By Yaakov Eric Ackland
Imagine wanting to be a neurosurgeon and beginning by doing an extended and intensive study of the hypothalamus alone, rather than first studying general anatomy and the principles of medicine, and instead of even studying the general schema of the brain itself. Would you buy a lobotomy, let alone a sophisticated surgery from this person?
Imagine wanting to be a historian of the United States, and starting by spending a year learning all about the city of Cleveland, and the next year learning all about the city of Little Rock, and yet never picking up a general history of the United States, or even a volume about the states of Ohio or Arkansas. Will someone with this strategy ever attain any semblance of comprehensive knowledge, even in, say, 75 years of diligent daily study?
Imagine spending a year or two re-reading and studying Chapter 8 of The Brothers Karamazov both in the original Russian and in translation, along with dozens of commentaries on the chapter by the finest literary critics from the past 125 years without ever having read the rest of the book. Imagine taking daily classes on Chapter 8 given by a professor who had also never read the entire book, but had read chapters 12, 15, and 3 with commentaries. Are you at all likely to ever be able to truly understand the chapter, let alone the book?
These are all obviously poor strategies for success. For not only will one never achieve comprehensive knowledge by such narrow focus, one won’t even have true understanding of the area which he or she is focusing on, because context is everything.
Imagine wanting to be a knowledgeable Jew. Would you attempt a similar strategy to attain your goal? Alas, this same misdirected tactic of “learning in-depth” known as “b’iyun” learning dominates the yeshiva world, both for FFBs and BTs, children and adults. Ever since I became religiously observant, this has frustrated me. The narrow focus on “in-depth” learning (which is a misnomer, as there can be no real depth without breadth) over broad based (b’kius) learning is sadly a recipe for cumulative and individual inadequacy and relative ignorance.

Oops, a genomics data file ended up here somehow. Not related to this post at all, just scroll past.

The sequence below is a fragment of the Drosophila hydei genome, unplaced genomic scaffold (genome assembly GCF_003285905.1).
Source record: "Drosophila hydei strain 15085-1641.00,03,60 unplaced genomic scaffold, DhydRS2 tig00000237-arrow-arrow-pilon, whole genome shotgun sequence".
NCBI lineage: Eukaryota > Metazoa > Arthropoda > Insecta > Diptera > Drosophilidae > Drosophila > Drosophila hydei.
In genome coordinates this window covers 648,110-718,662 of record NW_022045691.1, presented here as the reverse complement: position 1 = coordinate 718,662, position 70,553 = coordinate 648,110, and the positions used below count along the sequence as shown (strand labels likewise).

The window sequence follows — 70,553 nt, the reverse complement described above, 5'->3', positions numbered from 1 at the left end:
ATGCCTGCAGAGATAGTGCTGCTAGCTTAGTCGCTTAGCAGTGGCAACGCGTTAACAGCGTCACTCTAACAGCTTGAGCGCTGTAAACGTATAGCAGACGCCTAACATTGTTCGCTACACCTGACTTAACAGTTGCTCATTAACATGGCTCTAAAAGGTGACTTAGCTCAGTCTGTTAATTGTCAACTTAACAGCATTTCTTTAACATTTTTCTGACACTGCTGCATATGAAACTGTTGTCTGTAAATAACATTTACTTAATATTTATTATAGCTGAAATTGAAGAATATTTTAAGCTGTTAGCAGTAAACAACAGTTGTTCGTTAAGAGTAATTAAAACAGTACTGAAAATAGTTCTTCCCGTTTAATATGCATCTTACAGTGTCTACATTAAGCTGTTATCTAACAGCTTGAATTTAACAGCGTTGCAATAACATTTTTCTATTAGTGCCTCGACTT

The general disregard for serious study of Tanakh (The “Old” Testament) and Mishnayos (terse densely encoded statements of law) and broad-based Gemara (Talmud) study in favor of in-depth Gemara study is awry by almost any pedagogic gage. It’s putting the ox before the cart. It’s building a castle of sand. It’s like heaping cliché upon cliché in a futile struggle for clarity. We all know that Rambam wrote that first one should learn Chumash (The Five Books of Moses), then Mishnayos, and only then should one learn Talmud. Yet few do it this way, and consequently few ever attain anything resembling comprehensive knowledge and depth.
I think fondly of the 1963 World Book Encyclopedia set that my parents kept in the attic. My favorite thing was a multi-layered diagram of the human body. The base sheet showed the skeletal system. A transparent plastic sheet illustrated with the nervous system would be lain over that, and another sheet showing the musculature would be lain over that. It would have been futile to try to understand how the muscles work without understanding the systems underlying them: without the context. In an imperfect yet useful analogy with Torah, the Tanakh is the skeleton, the Mishnayos, the nerves, the Gemara the muscle, and the practical Halakha (Law), the skin.
To spend a year learning a chapter or two of a mesechta (tractate) without at least having a broad view of all of the Mishnayos of the Gemara is like reading a chapter of a great novel over and over without even having at least read the Cliff’s notes, let alone having read the novel. You might enjoy it, and you might find it intellectually rewarding, and you may feel that you’ve accomplished something significant, and you may even feel that you understand it, but the triumph is in significant part illusory, because you can’t contrast the fraction with the whole.
I’ve talked with Rabbis and others about this, and I’ve heard lots of explanations: how people need to get and stay interested and enthused and thus they need to get into the “heart” of Torah learning quickly, and stay there; how learning Gemara in-depth really trains one’s mind to think meticulously in a Torah way and how it reshapes character; and about the “weakness” of our generation and our “inability” to achieve anything like what our forefathers did. Some turn the question around and point to the Daf Yomi (program for learning a daily page of Gemara) as evidence of widespread and largely superficial b’kius learning, making it the sole representation of breadth learning. Many just say, “Both ways have merit. This way for this person, that way for another.”